WASHINGTON - US consumer confidence plunged in June amid growing concerns about jobs and the economy that have slashed expectations to an all-time low, the Conference Board reported Tuesday.
The business research firm said its index of consumer confidence, which has slid all year, fell to 50.4 points in June from 58.1 points in May.
The decline was much sharper than the expected consensus forecast of a drop to 57.0 points.
The June consumer confidence reading was the fifth-weakest since the Conference Board started the index in August 2003.
"Consumers' assessment of present-day conditions continues to grow more negative and suggests the economy remains stuck in low gear," said Lynn Franco, consumer research director at the Conference Board.
"Looking ahead, consumers' economic outlook is so bleak that the expectations index has reached a new all-time low. Perhaps the silver lining to this otherwise dismal report is that consumer confidence may be nearing a bottom," she said.
Both major components of the index tumbled sharply in June. The present situation index, which measures how consumers feel about current conditions, fell to 64.5 from 74.2 in May.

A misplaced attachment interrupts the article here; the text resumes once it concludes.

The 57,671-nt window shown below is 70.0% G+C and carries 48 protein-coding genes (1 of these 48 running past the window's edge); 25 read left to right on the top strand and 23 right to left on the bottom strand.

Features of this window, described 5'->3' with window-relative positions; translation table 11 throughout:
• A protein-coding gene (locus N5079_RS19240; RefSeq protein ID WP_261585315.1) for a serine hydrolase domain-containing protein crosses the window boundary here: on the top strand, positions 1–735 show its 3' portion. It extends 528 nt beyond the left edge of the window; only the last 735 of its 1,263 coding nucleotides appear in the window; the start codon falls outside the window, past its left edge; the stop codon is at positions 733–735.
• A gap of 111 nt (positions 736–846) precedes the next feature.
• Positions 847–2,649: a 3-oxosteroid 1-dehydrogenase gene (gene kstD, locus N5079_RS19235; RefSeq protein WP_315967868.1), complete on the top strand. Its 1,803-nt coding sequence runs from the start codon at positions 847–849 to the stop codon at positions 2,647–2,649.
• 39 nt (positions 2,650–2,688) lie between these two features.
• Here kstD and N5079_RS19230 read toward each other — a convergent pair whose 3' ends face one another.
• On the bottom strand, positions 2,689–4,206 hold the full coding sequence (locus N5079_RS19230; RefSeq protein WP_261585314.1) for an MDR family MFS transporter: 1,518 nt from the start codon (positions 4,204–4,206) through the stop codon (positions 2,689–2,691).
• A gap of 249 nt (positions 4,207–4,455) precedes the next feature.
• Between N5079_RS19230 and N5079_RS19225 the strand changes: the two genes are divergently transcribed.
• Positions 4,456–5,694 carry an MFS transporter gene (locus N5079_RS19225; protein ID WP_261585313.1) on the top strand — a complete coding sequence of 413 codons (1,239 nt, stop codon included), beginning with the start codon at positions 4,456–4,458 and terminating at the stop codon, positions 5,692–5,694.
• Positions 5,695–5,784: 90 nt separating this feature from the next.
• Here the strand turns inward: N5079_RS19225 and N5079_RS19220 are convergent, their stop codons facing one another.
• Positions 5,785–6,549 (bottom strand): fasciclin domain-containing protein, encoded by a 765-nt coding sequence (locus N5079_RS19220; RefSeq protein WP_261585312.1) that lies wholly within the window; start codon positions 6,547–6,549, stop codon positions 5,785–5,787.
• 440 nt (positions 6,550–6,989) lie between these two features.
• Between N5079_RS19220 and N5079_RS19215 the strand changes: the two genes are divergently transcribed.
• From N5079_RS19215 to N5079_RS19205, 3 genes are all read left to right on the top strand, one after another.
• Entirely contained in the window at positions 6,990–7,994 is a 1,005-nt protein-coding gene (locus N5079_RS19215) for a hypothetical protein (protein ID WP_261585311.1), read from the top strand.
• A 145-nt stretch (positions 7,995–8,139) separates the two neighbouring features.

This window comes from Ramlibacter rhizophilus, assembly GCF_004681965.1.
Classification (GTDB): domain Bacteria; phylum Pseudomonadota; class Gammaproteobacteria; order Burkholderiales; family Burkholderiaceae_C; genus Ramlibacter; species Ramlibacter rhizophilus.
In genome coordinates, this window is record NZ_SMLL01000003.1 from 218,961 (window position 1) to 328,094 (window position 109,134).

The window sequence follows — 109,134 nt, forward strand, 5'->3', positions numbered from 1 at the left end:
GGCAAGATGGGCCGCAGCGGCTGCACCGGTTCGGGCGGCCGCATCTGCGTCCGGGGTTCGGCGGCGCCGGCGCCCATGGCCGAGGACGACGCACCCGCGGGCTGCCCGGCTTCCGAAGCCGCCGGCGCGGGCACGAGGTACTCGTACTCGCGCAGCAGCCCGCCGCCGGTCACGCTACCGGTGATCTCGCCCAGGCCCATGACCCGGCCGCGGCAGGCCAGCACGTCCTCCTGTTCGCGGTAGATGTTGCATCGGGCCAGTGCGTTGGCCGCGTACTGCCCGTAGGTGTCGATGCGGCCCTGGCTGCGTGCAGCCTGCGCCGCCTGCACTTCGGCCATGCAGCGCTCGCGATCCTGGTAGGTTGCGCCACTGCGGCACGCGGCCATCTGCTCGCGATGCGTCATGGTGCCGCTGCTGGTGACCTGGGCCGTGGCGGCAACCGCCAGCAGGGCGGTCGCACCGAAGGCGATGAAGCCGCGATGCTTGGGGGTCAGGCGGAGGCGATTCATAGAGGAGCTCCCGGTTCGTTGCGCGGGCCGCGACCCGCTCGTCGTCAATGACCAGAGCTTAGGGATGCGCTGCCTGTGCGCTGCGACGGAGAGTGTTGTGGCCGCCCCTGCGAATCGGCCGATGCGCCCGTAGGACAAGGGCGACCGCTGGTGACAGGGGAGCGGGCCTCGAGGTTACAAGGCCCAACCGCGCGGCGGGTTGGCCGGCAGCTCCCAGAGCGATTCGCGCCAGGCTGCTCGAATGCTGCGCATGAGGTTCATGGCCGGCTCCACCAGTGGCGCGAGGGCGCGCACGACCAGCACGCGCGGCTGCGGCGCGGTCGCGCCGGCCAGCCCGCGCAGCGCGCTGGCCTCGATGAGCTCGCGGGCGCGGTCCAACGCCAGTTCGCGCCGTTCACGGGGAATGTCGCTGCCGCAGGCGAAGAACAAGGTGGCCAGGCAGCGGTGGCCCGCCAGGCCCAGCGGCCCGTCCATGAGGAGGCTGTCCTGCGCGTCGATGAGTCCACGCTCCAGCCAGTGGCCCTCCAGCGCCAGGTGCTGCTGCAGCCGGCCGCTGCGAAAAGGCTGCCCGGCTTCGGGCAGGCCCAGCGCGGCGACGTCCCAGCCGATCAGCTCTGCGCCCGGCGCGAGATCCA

The expectations index, which measures consumers' outlook for the next six months, fell to 41.0 from 47.3 in May.
Looking at current conditions, the monthly survey of 5,000 households found the number of consumers claiming business conditions are "bad" increased to 32.5 percent from 29.7 percent, while those saying business conditions are "good" declined to 11.5 percent from 13.0 percent.
Consumers also were more pessimistic about employment. Those saying jobs are "hard to get" climbed to 30.5 percent from 28.3 percent, while those claiming jobs are "plentiful" slid to 14.1 percent from 16.1 percent.
On a six-month outlook, consumers expecting business conditions to deteriorate rose to 33.9 percent from 32.9 percent. Only 8.8 percent said they anticipated improved business conditions, down from 10.6 percent in May.
Consumers also were increasingly more pessimistic about jobs and incomes in the short term.
Those expecting fewer jobs in the months ahead increased to 35.5 percent from 32.3 percent, while those foreseeing more jobs fell to 8.0 percent from 9.0 percent.
The number of consumers expecting their incomes to increase declined to 12.3 percent from 14.1 percent.